In villages near the Mbe Mountains, the organization has trained former hunters to keep bees and market their honey. And with the Cocoa Research Institute of Nigeria, WCS is providing farmers with new varieties of cocoa (diverse hybrids have been selectively bred in the region over many years) that mature earlier, yield more, and better resist disease and pests than varieties traditionally planted locally.
“Cocoa cultivation drives deforestation in this area,” Imong explains, because farmers typically abandon aging, unproductive farms, then cut down and burn new areas. Traditionally, some forms of shifting, or swidden, agriculture allowed soil to rest and regenerate, but various social, economic, and political factors have meant farming in the area has become unsustainable. Now, farmers are replanting existing lands with better seedlings and leaving more trees to shade the soil.
Since 2018, WCS has been training local women in the sustainable harvest and improved marketing of non-timber forest products, including bush mango.
“WCS linked us to big markets in the cities where we are able to sell our produce for much better prices,” says Mary Abang, a member of the women’s cooperative in Bamba, one of nine communities surrounding the Mbe Mountains.
Recalling her emotions upon seeing the images of the Mbe gorillas, Abang says, “we were very happy that [they] are increasing in number. The photos gave us hope for the future of our gorillas.”
Romanus Osang, the village head of Bamba, which also produces cocoa, calls the photos “a good reward for our efforts to protect our forest and wildlife for our children yet unborn to see. They were also a call for us to renew our commitment to protecting them.”
Toward that end, WCS educators visit local schools and guide field trips through the forest. The group also produces a weekly radio drama, broadcast throughout Cross River State, that focuses on primate conservation, and it screens great-ape films that annually reach more than 6,000 people in dozens of villages.Community engagement tested in Cameroon
Just over the Nigerian border, in the northwest and southwest regions of Cameroon, the principles of community engagement have been put to the ultimate test. “We especially need to engage with local communities because of the Anglophone crisis,” says Louis Nkembi, president of Cameroon’s Environment and Rural Development Foundation (ERuDeF).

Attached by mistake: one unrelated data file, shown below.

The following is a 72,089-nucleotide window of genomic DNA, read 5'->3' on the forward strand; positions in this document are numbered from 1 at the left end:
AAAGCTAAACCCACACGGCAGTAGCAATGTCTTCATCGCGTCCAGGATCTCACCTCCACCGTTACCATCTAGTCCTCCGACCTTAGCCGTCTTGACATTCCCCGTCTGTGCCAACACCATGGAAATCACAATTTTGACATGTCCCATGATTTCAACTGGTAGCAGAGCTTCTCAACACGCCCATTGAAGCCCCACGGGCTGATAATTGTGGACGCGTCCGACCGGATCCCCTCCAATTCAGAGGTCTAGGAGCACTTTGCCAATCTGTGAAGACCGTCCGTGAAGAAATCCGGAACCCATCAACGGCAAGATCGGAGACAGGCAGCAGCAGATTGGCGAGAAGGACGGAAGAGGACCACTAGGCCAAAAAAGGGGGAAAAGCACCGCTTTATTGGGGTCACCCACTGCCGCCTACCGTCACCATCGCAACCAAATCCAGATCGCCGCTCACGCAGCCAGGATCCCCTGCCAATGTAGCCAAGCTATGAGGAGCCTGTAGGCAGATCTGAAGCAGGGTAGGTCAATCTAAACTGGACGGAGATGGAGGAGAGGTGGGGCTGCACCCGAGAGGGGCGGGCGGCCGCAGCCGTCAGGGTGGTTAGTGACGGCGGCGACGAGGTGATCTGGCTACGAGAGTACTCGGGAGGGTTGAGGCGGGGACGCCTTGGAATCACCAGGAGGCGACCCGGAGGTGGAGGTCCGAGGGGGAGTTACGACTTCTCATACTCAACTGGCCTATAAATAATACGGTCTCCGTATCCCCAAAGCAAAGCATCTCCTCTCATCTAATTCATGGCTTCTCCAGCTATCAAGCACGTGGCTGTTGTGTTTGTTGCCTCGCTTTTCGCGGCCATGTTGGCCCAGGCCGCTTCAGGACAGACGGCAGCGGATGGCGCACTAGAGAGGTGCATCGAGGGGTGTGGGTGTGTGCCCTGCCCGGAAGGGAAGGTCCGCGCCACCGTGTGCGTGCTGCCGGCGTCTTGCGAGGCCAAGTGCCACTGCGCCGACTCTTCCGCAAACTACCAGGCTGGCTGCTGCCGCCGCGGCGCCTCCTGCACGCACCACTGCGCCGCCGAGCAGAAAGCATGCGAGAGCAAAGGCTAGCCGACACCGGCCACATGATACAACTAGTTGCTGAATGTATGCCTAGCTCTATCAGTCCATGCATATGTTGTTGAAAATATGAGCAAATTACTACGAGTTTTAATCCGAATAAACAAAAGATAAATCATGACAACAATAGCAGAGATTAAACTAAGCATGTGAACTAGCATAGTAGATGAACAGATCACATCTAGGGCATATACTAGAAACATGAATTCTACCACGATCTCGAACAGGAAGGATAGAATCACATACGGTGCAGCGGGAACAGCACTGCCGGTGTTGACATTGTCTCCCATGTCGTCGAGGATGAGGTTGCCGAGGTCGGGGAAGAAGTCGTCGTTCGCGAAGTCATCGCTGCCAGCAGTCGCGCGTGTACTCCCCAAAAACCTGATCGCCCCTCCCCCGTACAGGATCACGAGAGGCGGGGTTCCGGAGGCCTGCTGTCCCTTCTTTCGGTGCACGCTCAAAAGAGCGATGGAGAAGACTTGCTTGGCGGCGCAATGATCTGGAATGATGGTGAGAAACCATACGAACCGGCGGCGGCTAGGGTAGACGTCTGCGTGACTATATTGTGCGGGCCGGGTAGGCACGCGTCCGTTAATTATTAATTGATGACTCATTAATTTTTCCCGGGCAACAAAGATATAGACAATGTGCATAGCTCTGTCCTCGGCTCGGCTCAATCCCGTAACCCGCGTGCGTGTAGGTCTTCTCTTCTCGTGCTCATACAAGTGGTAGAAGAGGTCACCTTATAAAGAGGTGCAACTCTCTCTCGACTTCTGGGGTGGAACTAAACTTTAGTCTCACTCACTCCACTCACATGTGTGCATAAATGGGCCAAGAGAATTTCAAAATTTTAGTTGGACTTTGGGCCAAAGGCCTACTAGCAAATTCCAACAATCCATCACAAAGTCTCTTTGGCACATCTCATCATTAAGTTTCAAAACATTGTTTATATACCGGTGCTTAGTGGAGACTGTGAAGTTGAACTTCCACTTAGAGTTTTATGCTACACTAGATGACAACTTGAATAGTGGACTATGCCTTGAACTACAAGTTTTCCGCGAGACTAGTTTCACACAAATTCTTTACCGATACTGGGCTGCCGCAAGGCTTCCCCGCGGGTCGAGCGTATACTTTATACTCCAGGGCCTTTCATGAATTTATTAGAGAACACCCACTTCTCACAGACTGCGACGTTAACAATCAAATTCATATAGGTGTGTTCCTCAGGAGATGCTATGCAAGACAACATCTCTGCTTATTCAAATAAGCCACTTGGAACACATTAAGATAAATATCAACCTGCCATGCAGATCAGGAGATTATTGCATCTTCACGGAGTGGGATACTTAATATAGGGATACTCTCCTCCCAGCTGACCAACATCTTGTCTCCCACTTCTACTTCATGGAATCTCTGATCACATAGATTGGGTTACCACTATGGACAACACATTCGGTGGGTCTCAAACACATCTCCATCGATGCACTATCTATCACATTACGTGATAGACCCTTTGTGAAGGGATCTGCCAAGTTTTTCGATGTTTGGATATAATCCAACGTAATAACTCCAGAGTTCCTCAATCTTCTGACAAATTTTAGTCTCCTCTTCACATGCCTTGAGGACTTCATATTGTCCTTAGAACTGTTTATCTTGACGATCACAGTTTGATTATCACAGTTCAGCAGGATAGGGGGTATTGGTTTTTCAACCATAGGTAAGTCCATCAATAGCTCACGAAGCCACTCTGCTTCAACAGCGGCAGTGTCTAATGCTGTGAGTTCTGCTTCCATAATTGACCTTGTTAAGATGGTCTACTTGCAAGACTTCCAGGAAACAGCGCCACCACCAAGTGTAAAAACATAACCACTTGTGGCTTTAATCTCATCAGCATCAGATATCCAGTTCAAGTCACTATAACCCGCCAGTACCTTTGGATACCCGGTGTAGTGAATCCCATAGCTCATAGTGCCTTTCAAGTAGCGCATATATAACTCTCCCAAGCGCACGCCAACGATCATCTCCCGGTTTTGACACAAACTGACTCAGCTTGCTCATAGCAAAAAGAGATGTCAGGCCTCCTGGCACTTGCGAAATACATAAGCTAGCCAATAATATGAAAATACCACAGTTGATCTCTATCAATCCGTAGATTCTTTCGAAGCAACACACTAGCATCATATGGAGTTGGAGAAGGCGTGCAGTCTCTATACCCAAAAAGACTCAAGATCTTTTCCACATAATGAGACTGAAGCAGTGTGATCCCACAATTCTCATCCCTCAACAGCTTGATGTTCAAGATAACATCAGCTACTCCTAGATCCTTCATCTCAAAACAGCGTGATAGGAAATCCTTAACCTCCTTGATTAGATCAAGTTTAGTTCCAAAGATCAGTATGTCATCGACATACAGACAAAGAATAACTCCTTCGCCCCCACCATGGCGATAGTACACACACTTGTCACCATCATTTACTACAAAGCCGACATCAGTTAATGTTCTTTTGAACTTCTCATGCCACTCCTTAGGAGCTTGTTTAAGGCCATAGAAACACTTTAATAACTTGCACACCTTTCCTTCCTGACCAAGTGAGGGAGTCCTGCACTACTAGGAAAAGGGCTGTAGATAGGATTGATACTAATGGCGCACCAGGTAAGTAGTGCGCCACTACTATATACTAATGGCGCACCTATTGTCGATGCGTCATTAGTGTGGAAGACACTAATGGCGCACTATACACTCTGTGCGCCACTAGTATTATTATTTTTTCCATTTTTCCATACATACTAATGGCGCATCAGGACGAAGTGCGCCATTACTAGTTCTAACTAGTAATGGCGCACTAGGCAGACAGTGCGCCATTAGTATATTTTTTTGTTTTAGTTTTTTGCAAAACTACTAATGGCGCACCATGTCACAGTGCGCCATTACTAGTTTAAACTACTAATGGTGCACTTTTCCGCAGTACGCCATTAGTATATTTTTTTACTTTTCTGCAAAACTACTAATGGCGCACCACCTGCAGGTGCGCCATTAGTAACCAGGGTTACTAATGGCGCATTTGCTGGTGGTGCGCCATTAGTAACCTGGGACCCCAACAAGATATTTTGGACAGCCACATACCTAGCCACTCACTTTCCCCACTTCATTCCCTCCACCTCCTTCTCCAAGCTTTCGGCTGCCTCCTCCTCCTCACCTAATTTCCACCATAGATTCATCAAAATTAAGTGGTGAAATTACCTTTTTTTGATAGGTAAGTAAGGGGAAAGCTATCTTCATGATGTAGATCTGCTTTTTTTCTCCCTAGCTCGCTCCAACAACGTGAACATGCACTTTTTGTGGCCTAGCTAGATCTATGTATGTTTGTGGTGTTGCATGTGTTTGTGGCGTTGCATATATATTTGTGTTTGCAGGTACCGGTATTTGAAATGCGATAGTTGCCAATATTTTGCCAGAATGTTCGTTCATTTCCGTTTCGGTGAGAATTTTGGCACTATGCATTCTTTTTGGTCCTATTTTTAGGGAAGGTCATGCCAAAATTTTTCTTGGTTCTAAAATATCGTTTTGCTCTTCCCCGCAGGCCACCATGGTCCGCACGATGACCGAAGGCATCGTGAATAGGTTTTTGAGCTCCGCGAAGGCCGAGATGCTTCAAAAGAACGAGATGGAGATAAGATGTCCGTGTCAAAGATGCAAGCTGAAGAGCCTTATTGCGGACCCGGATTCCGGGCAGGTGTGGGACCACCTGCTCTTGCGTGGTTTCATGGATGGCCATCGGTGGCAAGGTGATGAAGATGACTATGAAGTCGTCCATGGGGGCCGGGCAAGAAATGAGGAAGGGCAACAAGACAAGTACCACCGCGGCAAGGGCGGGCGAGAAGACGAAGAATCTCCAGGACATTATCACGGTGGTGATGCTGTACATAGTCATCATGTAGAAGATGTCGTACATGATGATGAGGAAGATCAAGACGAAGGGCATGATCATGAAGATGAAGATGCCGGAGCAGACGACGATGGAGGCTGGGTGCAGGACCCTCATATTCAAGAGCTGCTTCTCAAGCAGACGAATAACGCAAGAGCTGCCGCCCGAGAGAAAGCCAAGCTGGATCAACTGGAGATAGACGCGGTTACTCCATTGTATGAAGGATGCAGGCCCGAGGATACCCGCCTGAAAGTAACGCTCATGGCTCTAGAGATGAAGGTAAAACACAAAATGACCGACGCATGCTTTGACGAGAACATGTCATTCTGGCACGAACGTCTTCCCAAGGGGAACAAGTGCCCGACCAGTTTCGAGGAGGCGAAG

The conflict, in which English-speaking separatists are seeking independence from the nation’s French-speaking majority, has left an estimated 4,000 civilians dead and more than 700,000 people displaced since 2016, according to the U.S. State Department. Key biodiversity hotspots and protected areas in the Anglophone region have been besieged since the outbreak of the crisis, Nkembi says, which “leaves [much of the] field monitoring of the Cross River gorillas to local people.”
For more than two decades, ERuDeF has worked to conserve biodiversity by creating protected areas, monitoring wildlife, and promoting environmental education in forest-adjacent communities.
Now, the group is expanding on its earlier efforts to reduce human pressure on the forest by developing, in local communities, “alternative income” projects that transform raw agricultural and nontimber products—including pork, honey, palm-oil, and soap—into products for the market.
ERuDeF has a focus on supporting youth, whose livelihood options are limited due to the conflict, training them to be monitors and community rangers. Those rangers are currently assessing gorilla population and distribution, and removing traps from the forest.
“The gorillas are migratory,” Nkembi takes care to point out. That is, they are moving back and forth between Cameroon and Nigeria, oblivious to regional crises.
Despite these concerted efforts, the survival of the Cross River gorilla is far from assured. Proposals for highways and other infrastructure in the region threaten to fragment gorilla habitat, the human population continues to rise, and refugees fleeing Cameroon’s unrest have unwittingly found themselves in mountainous areas of Nigeria that appear, to them, uninhabited, thus placing additional pressure on wildlife.
One potential remedy, says WCS’ Dunn, would be “to get the area classified as a UNESCO World Heritage site, to protect it once and for all against continuous, ongoing threats.” In 2020, UNESCO placed the Cross River-Korup-Takamanda National Parks on its “tentative” list—a good first step for a highly biodiverse region that also supports African forest elephant, drill, Preuss’s monkey, forest buffalo, and the threatened Nigeria-Cameroon chimpanzee.
The good news is that this region has a vast amount of suitable habitat left for gorillas, with much of it protected by government and local communities.
“If we could manage to reduce human disturbance in the lowland areas, if we continue to support alternative livelihoods, and people can abandon hunting,” Imong says, “then there is hope that the gorillas would spread even more.”
The population could potentially double, he says, within 20 to 40 years.
By then, the infants whose images so delighted all who viewed them could be parents themselves.